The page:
CBD and Cannabis Markets Growing Rapidly In the European Union: Report – Rolling Stone
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CBD Expected to Have Explosive Growth In European Union

The market has been slower to grow than it has in the US. But that’s set to change

A stock image of CBD (cannabidiol) oil products on sale in Belfast. (Photo by Niall Carson/PA Images via Getty Images)

CBD products on sale in Belfast, Northern Ireland.

Niall Carson/PA Images/Getty Images

As advocacy groups have battled for legalization on both the state and federal level, the CBD and marijuana markets in the United States have experienced enormous growth in the past few years, to the degree that one estimate suggests the legal marijuana market will be worth more than $146 billion by 2025.  While the European Union has experienced less explosive cannabis market growth due to the complex and widely varying cannabis regulations in each individual country, that’s poised to change, according to a recent report from the Brightfield Group, an analytics market and research firm.

Per the report, the European CBD market, which is expected to be worth $416 million by the end of 2019, is projected to be worth $1.7 billion by 2023. The cannabis market in general — which includes all cannabis products, including recreational — is also set to experience rapid growth, from $318 million in 2018 to nearly $8 billion by 2023.

The growth of the CBD and cannabis markets have been slower than they have been in the United States in part because in the EU, CBD is largely limited to topical use and tobacco products, while its use in ingestibles (such as food additives, tinctures and capsules) is prohibited. That may change, however, following an amendment proposed by the European Food Safety Agency to allow CBD in ingestible products, which could pass at the end of the year.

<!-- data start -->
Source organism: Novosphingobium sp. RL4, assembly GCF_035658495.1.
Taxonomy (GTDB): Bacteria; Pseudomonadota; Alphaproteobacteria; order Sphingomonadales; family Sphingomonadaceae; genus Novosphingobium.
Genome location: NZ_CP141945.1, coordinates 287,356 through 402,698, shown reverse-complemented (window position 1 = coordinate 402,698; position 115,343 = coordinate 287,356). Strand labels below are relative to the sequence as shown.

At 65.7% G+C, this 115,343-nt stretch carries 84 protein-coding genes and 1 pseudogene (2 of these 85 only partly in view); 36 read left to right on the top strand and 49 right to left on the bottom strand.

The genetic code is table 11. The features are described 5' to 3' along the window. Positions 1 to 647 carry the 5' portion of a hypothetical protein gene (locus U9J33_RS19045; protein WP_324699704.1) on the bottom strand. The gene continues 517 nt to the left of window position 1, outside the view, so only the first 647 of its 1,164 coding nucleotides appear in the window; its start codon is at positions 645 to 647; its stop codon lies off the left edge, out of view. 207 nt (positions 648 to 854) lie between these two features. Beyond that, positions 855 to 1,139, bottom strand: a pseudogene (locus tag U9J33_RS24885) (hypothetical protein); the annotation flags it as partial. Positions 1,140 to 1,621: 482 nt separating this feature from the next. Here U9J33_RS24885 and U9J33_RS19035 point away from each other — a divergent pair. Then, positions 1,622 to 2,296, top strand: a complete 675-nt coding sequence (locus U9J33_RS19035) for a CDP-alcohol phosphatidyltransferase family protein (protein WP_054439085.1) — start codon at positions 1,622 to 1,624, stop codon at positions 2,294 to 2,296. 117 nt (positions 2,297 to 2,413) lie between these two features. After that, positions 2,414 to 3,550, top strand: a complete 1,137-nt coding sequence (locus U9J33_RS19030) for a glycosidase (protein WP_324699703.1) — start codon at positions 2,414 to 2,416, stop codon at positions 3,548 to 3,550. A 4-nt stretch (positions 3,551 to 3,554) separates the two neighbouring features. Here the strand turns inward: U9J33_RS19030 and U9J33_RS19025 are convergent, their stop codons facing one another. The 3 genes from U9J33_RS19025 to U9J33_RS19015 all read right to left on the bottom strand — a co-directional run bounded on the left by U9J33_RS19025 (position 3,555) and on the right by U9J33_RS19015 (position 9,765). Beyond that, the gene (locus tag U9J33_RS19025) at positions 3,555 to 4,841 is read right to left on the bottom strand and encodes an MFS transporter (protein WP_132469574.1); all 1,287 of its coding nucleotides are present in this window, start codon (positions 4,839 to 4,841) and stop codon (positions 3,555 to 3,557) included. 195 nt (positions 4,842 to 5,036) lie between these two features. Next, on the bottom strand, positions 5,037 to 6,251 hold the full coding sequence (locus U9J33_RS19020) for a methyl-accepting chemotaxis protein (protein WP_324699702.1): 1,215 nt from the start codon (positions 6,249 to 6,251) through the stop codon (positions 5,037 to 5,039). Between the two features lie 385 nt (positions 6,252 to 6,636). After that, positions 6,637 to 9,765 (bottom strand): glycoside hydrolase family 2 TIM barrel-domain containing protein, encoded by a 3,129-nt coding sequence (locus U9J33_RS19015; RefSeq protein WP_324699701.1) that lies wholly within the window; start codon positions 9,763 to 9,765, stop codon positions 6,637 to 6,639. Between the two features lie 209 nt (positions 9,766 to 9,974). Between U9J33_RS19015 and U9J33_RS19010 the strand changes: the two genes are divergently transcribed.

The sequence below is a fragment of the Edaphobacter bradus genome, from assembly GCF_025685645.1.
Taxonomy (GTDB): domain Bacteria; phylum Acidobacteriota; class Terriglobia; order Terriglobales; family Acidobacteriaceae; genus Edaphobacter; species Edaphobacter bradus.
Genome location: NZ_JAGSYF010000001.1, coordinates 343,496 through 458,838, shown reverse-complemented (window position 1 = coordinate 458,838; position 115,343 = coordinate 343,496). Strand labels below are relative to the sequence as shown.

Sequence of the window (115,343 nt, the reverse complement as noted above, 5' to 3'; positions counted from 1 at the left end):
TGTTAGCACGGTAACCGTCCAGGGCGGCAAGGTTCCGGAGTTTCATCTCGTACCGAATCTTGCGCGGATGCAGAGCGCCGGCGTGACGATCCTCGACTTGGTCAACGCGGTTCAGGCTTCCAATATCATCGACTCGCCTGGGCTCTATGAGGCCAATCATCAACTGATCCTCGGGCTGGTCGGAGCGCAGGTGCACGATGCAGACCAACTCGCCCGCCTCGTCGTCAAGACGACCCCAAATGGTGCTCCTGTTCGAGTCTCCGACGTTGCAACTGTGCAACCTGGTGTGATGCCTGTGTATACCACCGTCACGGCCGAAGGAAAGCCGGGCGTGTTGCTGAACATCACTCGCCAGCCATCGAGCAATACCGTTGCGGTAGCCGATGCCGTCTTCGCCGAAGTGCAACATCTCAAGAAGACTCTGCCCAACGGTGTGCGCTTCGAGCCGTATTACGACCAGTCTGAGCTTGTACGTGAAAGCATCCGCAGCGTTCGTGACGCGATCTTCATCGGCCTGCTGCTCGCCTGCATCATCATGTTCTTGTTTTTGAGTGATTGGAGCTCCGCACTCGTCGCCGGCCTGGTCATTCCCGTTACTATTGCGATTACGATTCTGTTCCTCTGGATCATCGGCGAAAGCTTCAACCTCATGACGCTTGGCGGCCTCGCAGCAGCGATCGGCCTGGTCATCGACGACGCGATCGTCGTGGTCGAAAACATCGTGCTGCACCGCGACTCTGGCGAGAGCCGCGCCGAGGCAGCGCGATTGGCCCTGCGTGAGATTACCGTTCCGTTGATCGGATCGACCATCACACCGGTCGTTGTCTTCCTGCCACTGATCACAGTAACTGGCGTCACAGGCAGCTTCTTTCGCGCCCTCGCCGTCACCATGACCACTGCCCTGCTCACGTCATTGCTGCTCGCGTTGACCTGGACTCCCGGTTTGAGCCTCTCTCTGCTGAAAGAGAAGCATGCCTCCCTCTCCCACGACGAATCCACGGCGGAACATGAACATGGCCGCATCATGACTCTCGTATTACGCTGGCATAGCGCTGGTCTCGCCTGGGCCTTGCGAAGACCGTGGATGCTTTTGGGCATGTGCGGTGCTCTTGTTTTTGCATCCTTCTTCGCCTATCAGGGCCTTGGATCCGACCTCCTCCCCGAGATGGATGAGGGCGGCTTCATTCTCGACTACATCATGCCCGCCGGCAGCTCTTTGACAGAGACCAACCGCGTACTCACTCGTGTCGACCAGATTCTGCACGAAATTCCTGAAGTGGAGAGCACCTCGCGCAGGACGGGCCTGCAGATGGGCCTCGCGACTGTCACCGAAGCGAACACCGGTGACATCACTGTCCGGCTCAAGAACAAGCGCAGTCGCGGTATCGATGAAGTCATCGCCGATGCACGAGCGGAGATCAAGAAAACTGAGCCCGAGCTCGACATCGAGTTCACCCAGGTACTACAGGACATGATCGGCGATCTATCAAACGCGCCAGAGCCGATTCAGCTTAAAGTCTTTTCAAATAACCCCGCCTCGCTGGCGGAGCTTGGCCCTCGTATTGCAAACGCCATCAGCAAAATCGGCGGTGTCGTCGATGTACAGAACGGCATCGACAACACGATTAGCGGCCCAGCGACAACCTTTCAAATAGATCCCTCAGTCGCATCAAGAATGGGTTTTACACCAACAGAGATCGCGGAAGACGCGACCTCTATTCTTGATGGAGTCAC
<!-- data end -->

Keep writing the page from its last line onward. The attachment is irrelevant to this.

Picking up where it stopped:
The legal cannabis market is also set to grow, particularly following recommendations from the World Health Organization (WHO) to reschedule cannabis, and a European Parliament vote last month to increase EU nations’ access to medical marijuana, as well as conduct more research on its public health effects. While the resolution did not have any binding legal implications, it did underscore the growing pro-legalization sentiment in the European Union. (In the Netherlands, for instance, which has had a retail-level gray market for decades, lawmakers have been increasingly tightening restrictions around the cultivation and use of marijuana. Still, 65 percent of Dutch people nonetheless say they support the full legalization of cannabis.)

Despite these optimistic numbers, Bethany Gomez, managing director for Brightfield, says cannabis investors should nonetheless approach EU markets with caution. “CBD is currently proliferating through a patchwork of widely different regulations throughout Europe which has made it a very strange and piecemeal market,” she says. “However, as the EU gives more continent-level regulations we expect this bumpy road to smooth and a more rational framework to develop, but this growth will be incremental in nature.”

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